What is the Difference Between Manic and Hypomanic?
The difference between manic and hypomanic may be difficult to ascertain. Read on to learn how to distinguish the two.
What is Hypomania?
Hypomania is a mood disorder that impacts your mood, thoughts, and behavior. Some symptoms of hypomania include a euphoric mood, increased hyperactivity, sleep deprivation, thoughts of grandiosity, racing thoughts, hypersexuality, and other symptoms.1
What is Mania?
- Increased talkativeness
- Rapid speech
- Reduced need for sleep
- Racing thoughts
- An increase in goal-directed activity
- Psychomotor agitation
The Difference Between Manic and Hypomanic
The main difference between mania and hypomania is hypomania’s inability to interfere with your social or occupational functions. While mania lasts a week or longer, hypomania lasts only four days. The difference between manic and hypomanic can be categorized using three distinct observations. Some distinctions include how long the manic behavior lasts, the severity of the episode, and how it affects your cognitive functionality.2
- Duration : If you experience symptoms of a manic episode for a week, you suffer from mania. Acute mania symptoms may last even longer. Shorter periods of up to only four days or so signify hypomania.
- Intensity : Besides a manic episode length of more than a week, the severity of your symptoms, such as elevated mood, impulsivity, irritability, and grandiosity, depicts a presence of mania.
- Cognitive Functionality : Functional impairment hypomania does not affect your typical day-to-day performance, while mania may influence you to the extent that you may not function at your average capacity.
What Are the Signs, Symptoms, and Risk Factors of Mania and Hypomania?
Some signs of hypomania are similar to those you may observe if you have mania, just at a less intense level. Below are some of the symptoms that are particular to either hypomania or mania.
Symptoms of Mania
- An unusually elevated, expansive, or irritable mood that occurs regularly
- Inflated self-esteem or grandiosity
- Being more talkative than usual, or feeling the pressure to keep talking
- Heightened risk-taking impulses that result in harm
Symptoms of Hypomania
- A distinct period of persistently elevated, expansive, or irritable mood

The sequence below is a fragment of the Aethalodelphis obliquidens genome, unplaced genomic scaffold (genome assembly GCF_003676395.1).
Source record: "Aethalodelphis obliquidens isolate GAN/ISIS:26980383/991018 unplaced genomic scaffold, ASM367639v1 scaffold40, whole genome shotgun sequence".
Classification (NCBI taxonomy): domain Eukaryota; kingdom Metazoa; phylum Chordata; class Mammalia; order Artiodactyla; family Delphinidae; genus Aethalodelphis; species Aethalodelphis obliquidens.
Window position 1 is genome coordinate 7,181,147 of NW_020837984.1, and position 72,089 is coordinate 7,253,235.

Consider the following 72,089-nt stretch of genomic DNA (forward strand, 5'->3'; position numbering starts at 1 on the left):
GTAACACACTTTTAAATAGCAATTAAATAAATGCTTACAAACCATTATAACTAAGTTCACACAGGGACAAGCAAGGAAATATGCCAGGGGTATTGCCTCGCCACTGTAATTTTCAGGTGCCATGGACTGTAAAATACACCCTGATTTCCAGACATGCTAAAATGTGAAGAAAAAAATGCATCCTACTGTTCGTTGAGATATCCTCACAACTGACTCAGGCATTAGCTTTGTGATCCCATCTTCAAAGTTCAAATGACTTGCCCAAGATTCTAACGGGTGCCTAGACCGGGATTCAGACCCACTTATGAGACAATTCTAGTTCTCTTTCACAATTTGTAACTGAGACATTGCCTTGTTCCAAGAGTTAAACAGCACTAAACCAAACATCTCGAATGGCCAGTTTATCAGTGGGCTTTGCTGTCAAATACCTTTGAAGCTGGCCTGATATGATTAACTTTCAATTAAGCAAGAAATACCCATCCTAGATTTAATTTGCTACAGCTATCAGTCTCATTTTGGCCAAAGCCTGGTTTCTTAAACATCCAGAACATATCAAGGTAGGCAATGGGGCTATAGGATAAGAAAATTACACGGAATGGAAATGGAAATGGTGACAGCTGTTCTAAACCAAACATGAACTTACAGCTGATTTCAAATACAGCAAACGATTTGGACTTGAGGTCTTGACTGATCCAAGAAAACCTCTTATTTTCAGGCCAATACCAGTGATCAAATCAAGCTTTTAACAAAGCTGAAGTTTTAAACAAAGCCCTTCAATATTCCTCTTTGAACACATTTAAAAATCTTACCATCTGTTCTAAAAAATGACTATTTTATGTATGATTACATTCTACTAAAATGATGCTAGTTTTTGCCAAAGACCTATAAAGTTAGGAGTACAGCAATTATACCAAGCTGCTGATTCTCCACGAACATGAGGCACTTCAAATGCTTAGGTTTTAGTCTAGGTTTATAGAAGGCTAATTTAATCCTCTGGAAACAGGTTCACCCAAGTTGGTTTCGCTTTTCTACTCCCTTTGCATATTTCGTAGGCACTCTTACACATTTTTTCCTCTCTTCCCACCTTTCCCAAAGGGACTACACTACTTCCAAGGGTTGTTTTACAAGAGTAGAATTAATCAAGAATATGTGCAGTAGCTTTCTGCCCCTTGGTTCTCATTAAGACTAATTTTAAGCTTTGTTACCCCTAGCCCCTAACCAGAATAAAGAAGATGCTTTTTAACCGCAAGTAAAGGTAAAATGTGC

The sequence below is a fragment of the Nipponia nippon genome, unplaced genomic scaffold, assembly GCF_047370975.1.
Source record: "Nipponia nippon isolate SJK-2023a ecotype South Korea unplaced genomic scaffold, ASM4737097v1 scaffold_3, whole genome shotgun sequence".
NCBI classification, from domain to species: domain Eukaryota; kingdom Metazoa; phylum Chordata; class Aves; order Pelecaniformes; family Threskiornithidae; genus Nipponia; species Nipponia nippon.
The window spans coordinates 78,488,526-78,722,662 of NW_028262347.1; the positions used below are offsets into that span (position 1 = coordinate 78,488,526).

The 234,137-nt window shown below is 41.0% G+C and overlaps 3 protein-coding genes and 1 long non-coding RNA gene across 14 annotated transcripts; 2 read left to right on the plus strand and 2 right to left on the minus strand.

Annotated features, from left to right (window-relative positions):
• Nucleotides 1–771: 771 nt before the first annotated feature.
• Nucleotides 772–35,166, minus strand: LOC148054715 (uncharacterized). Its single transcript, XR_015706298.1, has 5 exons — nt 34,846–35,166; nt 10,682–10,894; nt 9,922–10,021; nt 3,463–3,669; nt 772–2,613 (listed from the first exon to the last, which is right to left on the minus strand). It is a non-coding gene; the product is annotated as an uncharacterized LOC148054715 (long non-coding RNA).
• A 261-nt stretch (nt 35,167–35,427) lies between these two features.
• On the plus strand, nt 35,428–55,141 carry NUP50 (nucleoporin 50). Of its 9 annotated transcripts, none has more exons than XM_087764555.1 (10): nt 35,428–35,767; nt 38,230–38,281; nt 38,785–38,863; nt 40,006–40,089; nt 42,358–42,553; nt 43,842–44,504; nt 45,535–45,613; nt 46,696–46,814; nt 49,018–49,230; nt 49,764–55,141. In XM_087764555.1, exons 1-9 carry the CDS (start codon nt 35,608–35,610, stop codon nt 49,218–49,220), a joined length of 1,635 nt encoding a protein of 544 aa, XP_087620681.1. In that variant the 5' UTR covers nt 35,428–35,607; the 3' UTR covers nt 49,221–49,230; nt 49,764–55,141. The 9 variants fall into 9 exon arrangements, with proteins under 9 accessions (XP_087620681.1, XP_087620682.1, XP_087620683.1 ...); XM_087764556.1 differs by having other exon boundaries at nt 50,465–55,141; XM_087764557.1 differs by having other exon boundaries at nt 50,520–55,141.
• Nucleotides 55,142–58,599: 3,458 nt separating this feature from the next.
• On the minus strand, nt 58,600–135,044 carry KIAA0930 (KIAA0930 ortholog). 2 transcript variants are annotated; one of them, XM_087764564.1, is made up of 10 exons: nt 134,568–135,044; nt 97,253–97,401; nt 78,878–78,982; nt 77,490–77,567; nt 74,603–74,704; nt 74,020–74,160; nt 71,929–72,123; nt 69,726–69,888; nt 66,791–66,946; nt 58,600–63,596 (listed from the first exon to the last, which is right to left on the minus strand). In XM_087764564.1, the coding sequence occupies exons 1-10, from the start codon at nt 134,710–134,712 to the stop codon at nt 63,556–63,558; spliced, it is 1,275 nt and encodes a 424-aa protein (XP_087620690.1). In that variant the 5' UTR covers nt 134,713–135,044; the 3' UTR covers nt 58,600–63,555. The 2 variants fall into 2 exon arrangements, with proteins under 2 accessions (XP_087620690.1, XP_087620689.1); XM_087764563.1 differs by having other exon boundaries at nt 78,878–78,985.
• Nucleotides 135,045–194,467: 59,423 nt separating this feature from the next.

- Decreased need for sleep
- Not being able to control thought process
- Increased energy to perform and move better
Causes and Risk Factors for Mania and Hypomania
Mania and hypomania are caused by a combination of genetics, neurobiology, and life experiences. You are at a higher risk of developing hypomania or a manic disorder if an immediate family member suffers from the same.
Causes and Risk Factors for Mania
Mania has many neurologic, toxic, and metabolic causes. A medical care provider needs to establish the exact mental disorder from symptoms caused by other mental health conditions. Some of the factors that may cause a manic episode include:
- Environmental factors, such as loud noise or bright light
- Personal problems such as divorce or loss of employment
- Sleep deprivation
- Substance or alcohol abuse disorders
Causes and Risk Factors for Hypomania
- Family history
- Chemical imbalance in your brain
- A side effect of a medication, such as antidepressants
- Major life changes or trauma, including the death of a family member or a traumatic accident
- Sleep deprivation
- A sign or symptom of an underlying mental health problem, such as bipolar II disorder.
- Certain neurological conditions, such as dementia or stroke
How Are Mania and Hypomania Diagnosed and Treated?
Treating Hypomania and Mania
- Cognitive-Behavioral Therapy (CBT) : This is a form of talk therapy that helps to identify and tackle behavior or situations that can cause either a manic or hypomanic episode, especially hypomania without depression. You can also learn and understand the early symptoms of mood episodes.
- Medications : Currently, some of the drugs supported by the National Center for Biotechnology Information (NCBI) and approved by the Food and Drugs Administration (FDA) include mood stabilizers, anticonvulsants (such as carbamazepine), and antipsychotics (such as olanzapine, quetiapine, ziprasidone, aripiprazole, and asenapine).5
Can Mania or Hypomania Be Prevented?
No research has shown that you may be able to prevent hypomania or mania. But, you can make informed decisions towards managing their effects on you. You can improve the quality of your life by working directly with your therapists to create a treatment plan that can help to mitigate symptoms and identify causes.
A few other ways to cope with symptoms of mania or hypomania are to:
- Actively work to understand your condition
- Keep a mood diary
- Stay in and adhere to treatment
- Be aware of potential suicidal thoughts and work to find positive solutions
- Request help when you need it
Get Mania or Hypomania Treatment at Pacific Beach Health
Pacific Beach Health provides you with evidence-based treatment options for treating mania, hypomania, and any other underlying conditions you or a loved one may have. You can improve the quality of your life by seeking early treatment interventions. Contact one of our professional team members and find out how we may help you in your journey towards your recovery.